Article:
COOS BAY — Every good team has an engine, a spark of positive energy that propels it though tough moments or stretches or games.
For the Marshfield Pirates, that engine is Sirus Robie, the senior linebacker/running back whose big smile and personality is a major reason for the Pirates’ last two seasons of success.
“Sirus definitely brings a spark of energy and good spirit, happy go lucky, smart kid, intelligent kid, tough kid,” Marshfield coach John Lemmons said. “Sirus has always been a team guy, man. He’s a great kid. Great, great kid.”
Robie came to the South Coast from San Diego in sixth grade when his step-father moved back to his hometown, and grew to both embrace and be embraced by his classmates.
Though the weather took a minute to adjust to.
“Since my step-dad was in the military, I got to move around a lot, so I was kinda used to it,” Robie said. “So it wasn’t as tough for me. It was kinda tough coming into a new area that I didn’t know. But I adjusted really quickly. Kinda cold up here, but I got used to that.”
Through a family love of football, Robie joined the Marshfield program his freshman year not knowing of the history and expectations that come from being a Pirate.
“I just grew up around football,” Robie said. “Every Sunday just come home from church, watch football with the family. It was always fun, watching football, watching your favorite team. Super Bowl Sunday, that’s always fun. Started in flag football and then just fell in love with it then and there.”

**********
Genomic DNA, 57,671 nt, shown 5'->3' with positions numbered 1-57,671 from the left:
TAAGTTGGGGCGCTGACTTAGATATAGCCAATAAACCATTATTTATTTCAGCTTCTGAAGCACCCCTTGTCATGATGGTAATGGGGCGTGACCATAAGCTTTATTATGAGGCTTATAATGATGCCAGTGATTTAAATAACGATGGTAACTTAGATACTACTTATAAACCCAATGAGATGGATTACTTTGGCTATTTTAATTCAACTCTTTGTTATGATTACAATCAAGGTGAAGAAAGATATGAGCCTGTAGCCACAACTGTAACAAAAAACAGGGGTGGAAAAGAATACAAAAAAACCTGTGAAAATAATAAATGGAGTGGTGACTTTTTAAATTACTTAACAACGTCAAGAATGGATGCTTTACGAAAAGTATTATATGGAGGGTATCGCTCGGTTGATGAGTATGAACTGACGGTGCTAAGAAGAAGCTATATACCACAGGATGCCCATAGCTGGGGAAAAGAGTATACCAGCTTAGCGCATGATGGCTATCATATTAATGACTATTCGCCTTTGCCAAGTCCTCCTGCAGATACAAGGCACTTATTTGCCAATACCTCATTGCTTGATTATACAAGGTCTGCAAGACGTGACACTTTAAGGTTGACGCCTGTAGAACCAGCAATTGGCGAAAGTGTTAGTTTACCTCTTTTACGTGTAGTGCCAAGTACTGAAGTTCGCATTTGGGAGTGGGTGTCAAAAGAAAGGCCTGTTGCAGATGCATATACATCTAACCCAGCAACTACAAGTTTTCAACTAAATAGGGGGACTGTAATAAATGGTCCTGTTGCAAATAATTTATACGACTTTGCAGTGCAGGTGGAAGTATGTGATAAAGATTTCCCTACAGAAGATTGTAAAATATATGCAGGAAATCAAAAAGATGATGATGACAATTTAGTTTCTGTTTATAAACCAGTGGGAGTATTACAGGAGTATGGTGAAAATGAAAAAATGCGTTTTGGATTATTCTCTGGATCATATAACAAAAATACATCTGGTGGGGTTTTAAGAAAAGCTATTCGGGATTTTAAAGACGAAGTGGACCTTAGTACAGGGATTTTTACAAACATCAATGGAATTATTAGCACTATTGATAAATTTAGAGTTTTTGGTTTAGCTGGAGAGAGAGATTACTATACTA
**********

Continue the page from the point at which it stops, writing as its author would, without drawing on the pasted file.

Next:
Robie eventually moved into the starting lineup as a junior, playing regularly on defense and sparingly on offense because the Pirates had a wealth of depth at running back.
His physicality and intelligence and energy impressed Lemmons from the start, and Robie gradually demanded more responsibilities and opportunities with his play.
With those increased opportunities came room for failure.
In Marshfield’s state championship game loss to Cottage Grove last fall, Robie wasn’t satisfied with his play. He knows he did the wrong thing in a handful of critical situations and aimed to correct those in his senior season.
When Marshfield was playing for a league championship at Marist Catholic two weeks ago, Robie had an interception at the end of the first half to halt a Spartan drive, and he scored both the tying and go-ahead touchdowns in short-yardage situations to give Marshfield a come-from-behind win and its second straight league championship, a first-round bye and a favorable seed in the Class 4A playoff bracket.
That game was a moment for the Pirates, one that it’s used to.
Marshfield overcame a bigger deficit — 13 points — to down La Grande in a quarterfinal playoff game last season, and it stands to reason that Robie’s positive attitude and constant energy, like two weeks ago in Eugene, kept Marshfield from imploding.
He's become one of the team's vocal leaders.
“I like to talk,” Robie said. “I do the assemblies up here, so I’m just a talker.”
Robie is happy to serve that roll, smile and all.
“I never had really taken on a leadership role. I always had leaders,” Robie said. “I didn’t want to be a follower. Actually stepping in as a senior, stepping into that leadership role as a captain and everything, I felt like I could finally express myself as a leader. I felt like we didn’t really have many leaders. We had Aiden (Adams) and Gannon (Holland), I just wanted to help them. It doesn’t take one. It takes a village.”